search
top

SAFE Act Not Accomplishing Much

There have been a few media stories going around showing that SAFE Act prosecutions have been on the rise, but a local NBC affiliate takes a look at the actual numbers, and it turns out most of the prosecutions are in New York City, and are for unlicensed handgun possession, a crime before the SAFE Act but which the SAFE Act raised from a misdemeanor to a felony.

There have been only 31 cases prosecuted in the entire state of New York for possession of an illegal assault weapon, and only 8 people charged with failure to register.

Leah Gunn Barrett, executive director of New Yorkers Against Gun Violence, said her organization believes the statistics show the SAFE Act is being enforced uniformly, despite some of the charges being rarely used.

“You’re not going to have the State Police going door to door seeing if you have an AR-15 and if it’s registered,” Barrett said. “I don’t know, maybe that will start to happen, particularly if there’s a massacre using one of these weapons in the state.”

Don’t for a minute believe these people aren’t in favor of a pervasive police state in order to accomplish their goals. The SAFE Act was never about public safety at all. It was about expressing disapproval for “those kinds of people,” and making them uncomfortable such that they’ll either move elsewhere, or become “better” people, you know, like downstate elites.

Criminals don’t bother with “assault weapons,” which is reflected in the fact that they are very very seldom used in crimes, and now reflected in the paltry number of cases prosecuted under New York State’s enhanced ban.

7 Responses to “SAFE Act Not Accomplishing Much”

  1. JBS says:

    This does accomplish what the proponents wanted: to harass and discriminate against gun owners.

    Wake up! This is a civil rights issue.

  2. Archer says:

    [I]t turns out most of the prosecutions are in New York City, and are for unlicensed handgun possession, a crime before the SAFE Act but which the SAFE Act raised from a misdemeanor to a felony.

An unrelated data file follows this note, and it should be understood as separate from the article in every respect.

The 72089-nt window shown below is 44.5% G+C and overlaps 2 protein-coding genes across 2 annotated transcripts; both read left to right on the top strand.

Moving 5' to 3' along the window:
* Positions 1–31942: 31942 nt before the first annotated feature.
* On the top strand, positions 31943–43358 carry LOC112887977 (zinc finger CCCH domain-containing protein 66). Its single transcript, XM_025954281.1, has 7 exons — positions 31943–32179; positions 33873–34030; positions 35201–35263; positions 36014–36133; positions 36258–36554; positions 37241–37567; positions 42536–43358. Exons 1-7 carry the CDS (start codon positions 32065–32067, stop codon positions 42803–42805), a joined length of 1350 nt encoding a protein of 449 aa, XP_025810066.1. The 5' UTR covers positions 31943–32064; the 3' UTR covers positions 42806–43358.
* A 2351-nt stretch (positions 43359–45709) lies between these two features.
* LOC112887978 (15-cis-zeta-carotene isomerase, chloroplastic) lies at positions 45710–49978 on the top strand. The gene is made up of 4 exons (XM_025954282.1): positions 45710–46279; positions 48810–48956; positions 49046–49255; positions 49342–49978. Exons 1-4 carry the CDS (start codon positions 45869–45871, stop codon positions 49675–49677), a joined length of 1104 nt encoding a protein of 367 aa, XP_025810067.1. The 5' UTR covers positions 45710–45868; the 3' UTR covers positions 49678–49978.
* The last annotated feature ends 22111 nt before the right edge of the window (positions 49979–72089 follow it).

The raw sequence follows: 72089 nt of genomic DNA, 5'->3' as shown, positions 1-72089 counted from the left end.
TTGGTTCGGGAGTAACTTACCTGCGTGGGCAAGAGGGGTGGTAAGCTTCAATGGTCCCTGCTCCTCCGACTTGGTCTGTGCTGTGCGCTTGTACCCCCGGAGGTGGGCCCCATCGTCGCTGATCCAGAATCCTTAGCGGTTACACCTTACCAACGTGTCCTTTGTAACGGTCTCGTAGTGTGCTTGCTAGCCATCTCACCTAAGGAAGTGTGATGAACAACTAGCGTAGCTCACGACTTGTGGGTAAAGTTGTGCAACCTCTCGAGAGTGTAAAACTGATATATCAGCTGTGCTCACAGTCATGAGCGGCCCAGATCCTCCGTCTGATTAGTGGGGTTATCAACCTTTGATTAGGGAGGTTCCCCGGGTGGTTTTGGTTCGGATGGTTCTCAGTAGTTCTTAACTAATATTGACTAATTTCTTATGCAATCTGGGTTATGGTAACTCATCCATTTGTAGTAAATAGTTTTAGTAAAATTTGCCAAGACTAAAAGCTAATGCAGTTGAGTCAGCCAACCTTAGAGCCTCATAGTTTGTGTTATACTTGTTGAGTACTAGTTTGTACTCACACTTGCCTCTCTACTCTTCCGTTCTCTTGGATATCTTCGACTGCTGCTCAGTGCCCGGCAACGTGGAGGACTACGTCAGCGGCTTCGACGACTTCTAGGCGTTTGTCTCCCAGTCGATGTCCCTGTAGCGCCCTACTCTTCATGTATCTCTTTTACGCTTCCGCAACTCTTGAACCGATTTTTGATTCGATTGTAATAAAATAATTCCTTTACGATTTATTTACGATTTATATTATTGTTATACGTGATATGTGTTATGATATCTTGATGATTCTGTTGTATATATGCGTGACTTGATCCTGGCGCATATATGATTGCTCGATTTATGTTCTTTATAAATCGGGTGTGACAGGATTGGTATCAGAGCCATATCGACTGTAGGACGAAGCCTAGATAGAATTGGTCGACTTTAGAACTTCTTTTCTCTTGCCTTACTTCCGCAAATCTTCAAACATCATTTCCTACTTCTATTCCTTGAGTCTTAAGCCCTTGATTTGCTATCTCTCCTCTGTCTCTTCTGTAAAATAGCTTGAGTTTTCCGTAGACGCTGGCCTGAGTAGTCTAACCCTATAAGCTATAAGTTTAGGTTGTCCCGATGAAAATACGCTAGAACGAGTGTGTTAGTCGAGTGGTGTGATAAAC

Makes sense. From a prosecutor’s point of view, it wasn’t worth the trouble for a misdemeanor conviction, even on a slam-dunk case. From the mayor’s and city commissioners’ points of view, a misdemeanor doesn’t bring about a lifetime ban on gun ownership, so what’s the point?

    But, raise the stakes to a felony, and it wouldn’t be the first time a prosecutor leveraged his/her “high felony conviction rate” during a run for higher office, or the first time a mayor/commissioner cited “getting illegal guns off the streets” in an effort to hold onto theirs.

  3. RamRoddoc says:

    Leah Gunn Barrett-“I don’t know, maybe that will start to happen, particularly if there’s a massacre using one of these weapons in the state.”

    Start going door to door and we shall see Leah….

  4. Brad says:

    Unless they object, we should elevate the 8 unlucky New Yorkers who were prosecuted for failure to register, as examples of the lunacy and injustice of gun control laws.

  5. Padre says:

    Word on the street in WNY was that at least one of those eight convictions was a guy the police had a multiplicity of good reasons for wanting to put him away. So it wasn’t even the case that they were looking to enforce this particular law, they just took advantage of the opportunity the SAFE Act afforded them.

    Work has taken me away from NY state, and I’m happy to be someplace that understands and appreciates the Constitution.

  6. Bill Twist says:

    There is evidence that the requirement that all transfers go through a dealer is being widely ignored.

    https://www.fbi.gov/about-us/cjis/nics/reports/nics_firearm_checks_-_month_year_by_state_type.pdf

    Last month in NYS, there were 27,287 handgun and long gun commercial NICS checks, and just 544 private transfer NICS checks. That means that just 544 / (27287 + 544) * 100 = 1.95% of NICS checks in the state were for private sales.

    The estimates of the “private sales” market as a percentage range from a high of 40% to a low of 14%, so no matter how you cut it the vast majority of people are ignoring the requirement for a background check for private sales. I find it hard to believe that the private sales would drop to almost nothing.

  7. In today’s enterprise environment disasters can are available in numerous guises ranging
    from acts of terrorism to the menace from natural disasters and
    witgh the competitive panorama becoming extra
    ruthless, business plans and merthods have an incredible significance, as they’re the plans that can guarantee the
    longer term trfading and success of thhe business.

Trackbacks/Pingbacks

  1. SayUncle » The NY SAFE Act - […] It’s not accomplishing much: […]
  2. SAFE Act Charges Are Rising - Page 2 - […] for possession of an illegal assault weapon, and only 8 people charged with failure to register. SAFE…
top